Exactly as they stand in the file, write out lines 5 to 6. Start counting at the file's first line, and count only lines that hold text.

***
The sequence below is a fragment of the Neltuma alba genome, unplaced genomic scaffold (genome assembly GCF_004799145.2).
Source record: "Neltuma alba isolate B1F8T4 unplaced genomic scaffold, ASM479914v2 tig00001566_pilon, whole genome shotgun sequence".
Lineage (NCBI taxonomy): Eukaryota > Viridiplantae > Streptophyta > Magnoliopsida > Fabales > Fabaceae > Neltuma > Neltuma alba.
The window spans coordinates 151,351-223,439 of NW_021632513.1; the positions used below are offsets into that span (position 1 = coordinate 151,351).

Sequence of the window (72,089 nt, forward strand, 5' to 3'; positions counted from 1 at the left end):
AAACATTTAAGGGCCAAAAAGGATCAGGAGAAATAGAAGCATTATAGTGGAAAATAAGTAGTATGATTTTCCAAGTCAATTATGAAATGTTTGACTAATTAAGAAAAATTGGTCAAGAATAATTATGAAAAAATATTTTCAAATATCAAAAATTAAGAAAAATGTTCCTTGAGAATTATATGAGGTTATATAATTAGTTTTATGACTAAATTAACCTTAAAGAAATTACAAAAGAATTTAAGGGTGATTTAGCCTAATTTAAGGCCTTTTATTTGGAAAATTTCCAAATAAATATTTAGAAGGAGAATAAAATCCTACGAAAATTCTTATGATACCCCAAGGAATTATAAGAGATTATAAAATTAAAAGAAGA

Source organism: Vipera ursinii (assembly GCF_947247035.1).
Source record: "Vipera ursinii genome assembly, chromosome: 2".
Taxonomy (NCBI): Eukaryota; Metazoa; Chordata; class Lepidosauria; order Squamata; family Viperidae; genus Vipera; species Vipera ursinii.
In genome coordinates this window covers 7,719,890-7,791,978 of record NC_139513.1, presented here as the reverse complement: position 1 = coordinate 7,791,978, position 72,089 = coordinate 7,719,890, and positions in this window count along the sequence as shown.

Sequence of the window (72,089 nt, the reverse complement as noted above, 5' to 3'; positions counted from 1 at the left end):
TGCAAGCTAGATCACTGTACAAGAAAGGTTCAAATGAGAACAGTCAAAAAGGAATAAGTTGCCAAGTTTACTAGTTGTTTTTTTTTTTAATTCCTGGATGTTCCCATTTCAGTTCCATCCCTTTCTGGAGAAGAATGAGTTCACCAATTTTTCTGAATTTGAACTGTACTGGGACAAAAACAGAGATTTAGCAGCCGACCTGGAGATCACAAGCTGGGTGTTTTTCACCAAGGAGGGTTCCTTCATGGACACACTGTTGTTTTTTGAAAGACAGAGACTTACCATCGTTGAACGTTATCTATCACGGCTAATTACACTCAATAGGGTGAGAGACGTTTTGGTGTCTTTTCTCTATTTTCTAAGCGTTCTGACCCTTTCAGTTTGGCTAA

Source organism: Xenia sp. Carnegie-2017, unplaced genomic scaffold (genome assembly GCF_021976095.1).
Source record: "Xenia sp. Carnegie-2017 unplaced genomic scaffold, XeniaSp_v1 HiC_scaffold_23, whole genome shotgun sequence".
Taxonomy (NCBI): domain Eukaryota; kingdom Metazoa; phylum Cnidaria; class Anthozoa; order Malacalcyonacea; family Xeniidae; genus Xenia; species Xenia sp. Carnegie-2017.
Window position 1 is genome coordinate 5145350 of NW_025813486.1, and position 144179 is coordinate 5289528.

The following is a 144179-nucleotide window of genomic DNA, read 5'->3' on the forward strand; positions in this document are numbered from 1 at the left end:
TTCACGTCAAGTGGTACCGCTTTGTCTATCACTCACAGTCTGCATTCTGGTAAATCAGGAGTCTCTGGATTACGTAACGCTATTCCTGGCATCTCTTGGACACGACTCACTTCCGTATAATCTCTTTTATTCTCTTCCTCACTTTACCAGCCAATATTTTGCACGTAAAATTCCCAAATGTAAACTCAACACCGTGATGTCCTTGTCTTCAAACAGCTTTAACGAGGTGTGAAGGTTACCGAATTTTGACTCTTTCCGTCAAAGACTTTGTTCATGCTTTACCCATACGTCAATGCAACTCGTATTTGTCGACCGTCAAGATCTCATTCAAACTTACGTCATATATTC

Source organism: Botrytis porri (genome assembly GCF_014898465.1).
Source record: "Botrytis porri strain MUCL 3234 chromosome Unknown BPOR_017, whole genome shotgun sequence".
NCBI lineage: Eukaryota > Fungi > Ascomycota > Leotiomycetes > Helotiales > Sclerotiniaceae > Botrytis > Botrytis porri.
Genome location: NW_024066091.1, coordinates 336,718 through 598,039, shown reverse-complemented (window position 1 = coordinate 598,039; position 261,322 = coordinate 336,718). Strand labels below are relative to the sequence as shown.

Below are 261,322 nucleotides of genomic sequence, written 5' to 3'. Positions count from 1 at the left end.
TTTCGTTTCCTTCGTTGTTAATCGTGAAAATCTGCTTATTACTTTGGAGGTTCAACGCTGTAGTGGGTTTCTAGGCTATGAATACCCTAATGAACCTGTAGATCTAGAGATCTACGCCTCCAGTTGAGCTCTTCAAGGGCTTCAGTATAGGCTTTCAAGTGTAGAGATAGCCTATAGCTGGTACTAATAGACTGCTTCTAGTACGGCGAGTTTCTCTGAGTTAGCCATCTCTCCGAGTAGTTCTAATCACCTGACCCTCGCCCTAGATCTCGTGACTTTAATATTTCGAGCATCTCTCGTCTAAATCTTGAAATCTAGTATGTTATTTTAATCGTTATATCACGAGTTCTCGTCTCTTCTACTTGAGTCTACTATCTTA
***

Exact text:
Sequence of the window (72,089 nt, forward strand, 5' to 3'; positions counted from 1 at the left end):
AAACATTTAAGGGCCAAAAAGGATCAGGAGAAATAGAAGCATTATAGTGGAAAATAAGTAGTATGATTTTCCAAGTCAATTATGAAATGTTTGACTAATTAAGAAAAATTGGTCAAGAATAATTATGAAAAAATATTTTCAAATATCAAAAATTAAGAAAAATGTTCCTTGAGAATTATATGAGGTTATATAATTAGTTTTATGACTAAATTAACCTTAAAGAAATTACAAAAGAATTTAAGGGTGATTTAGCCTAATTTAAGGCCTTTTATTTGGAAAATTTCCAAATAAATATTTAGAAGGAGAATAAAATCCTACGAAAATTCTTATGATACCCCAAGGAATTATAAGAGATTATAAAATTAAAAGAAGA